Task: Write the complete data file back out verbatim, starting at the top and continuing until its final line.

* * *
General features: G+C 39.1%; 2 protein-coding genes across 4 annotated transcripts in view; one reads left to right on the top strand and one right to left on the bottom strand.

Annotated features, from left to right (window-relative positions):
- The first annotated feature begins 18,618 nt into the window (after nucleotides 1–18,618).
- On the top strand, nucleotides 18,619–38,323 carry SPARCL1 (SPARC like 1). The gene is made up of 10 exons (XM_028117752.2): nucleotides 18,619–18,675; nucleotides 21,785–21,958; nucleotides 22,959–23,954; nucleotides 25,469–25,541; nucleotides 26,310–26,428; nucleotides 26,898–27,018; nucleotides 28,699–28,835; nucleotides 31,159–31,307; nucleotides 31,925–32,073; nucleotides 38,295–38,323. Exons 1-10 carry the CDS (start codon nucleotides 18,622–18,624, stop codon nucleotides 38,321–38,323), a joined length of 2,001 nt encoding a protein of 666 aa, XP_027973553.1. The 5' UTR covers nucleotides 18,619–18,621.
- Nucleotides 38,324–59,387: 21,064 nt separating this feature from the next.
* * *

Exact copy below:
General features: G+C 39.1%; 2 protein-coding genes across 4 annotated transcripts in view; one reads left to right on the top strand and one right to left on the bottom strand.

Annotated features, from left to right (window-relative positions):
- The first annotated feature begins 18,618 nt into the window (after nucleotides 1–18,618).
- On the top strand, nucleotides 18,619–38,323 carry SPARCL1 (SPARC like 1). The gene is made up of 10 exons (XM_028117752.2): nucleotides 18,619–18,675; nucleotides 21,785–21,958; nucleotides 22,959–23,954; nucleotides 25,469–25,541; nucleotides 26,310–26,428; nucleotides 26,898–27,018; nucleotides 28,699–28,835; nucleotides 31,159–31,307; nucleotides 31,925–32,073; nucleotides 38,295–38,323. Exons 1-10 carry the CDS (start codon nucleotides 18,622–18,624, stop codon nucleotides 38,321–38,323), a joined length of 2,001 nt encoding a protein of 666 aa, XP_027973553.1. The 5' UTR covers nucleotides 18,619–18,621.
- Nucleotides 38,324–59,387: 21,064 nt separating this feature from the next.